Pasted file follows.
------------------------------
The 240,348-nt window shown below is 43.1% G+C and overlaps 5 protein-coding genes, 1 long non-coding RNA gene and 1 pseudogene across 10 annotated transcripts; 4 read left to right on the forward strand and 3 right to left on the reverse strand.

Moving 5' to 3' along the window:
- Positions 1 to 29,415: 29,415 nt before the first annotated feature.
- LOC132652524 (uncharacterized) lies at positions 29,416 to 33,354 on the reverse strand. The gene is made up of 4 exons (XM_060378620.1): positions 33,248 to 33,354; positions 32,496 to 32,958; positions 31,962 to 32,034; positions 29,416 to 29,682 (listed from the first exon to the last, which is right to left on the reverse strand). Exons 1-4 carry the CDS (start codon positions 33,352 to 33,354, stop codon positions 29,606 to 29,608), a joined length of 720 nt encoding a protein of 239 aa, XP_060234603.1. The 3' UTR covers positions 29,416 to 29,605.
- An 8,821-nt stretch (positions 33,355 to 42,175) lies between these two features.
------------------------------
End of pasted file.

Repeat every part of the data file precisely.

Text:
The 240,348-nt window shown below is 43.1% G+C and overlaps 5 protein-coding genes, 1 long non-coding RNA gene and 1 pseudogene across 10 annotated transcripts; 4 read left to right on the forward strand and 3 right to left on the reverse strand.

Moving 5' to 3' along the window:
- Positions 1 to 29,415: 29,415 nt before the first annotated feature.
- LOC132652524 (uncharacterized) lies at positions 29,416 to 33,354 on the reverse strand. The gene is made up of 4 exons (XM_060378620.1): positions 33,248 to 33,354; positions 32,496 to 32,958; positions 31,962 to 32,034; positions 29,416 to 29,682 (listed from the first exon to the last, which is right to left on the reverse strand). Exons 1-4 carry the CDS (start codon positions 33,352 to 33,354, stop codon positions 29,606 to 29,608), a joined length of 720 nt encoding a protein of 239 aa, XP_060234603.1. The 3' UTR covers positions 29,416 to 29,605.
- An 8,821-nt stretch (positions 33,355 to 42,175) lies between these two features.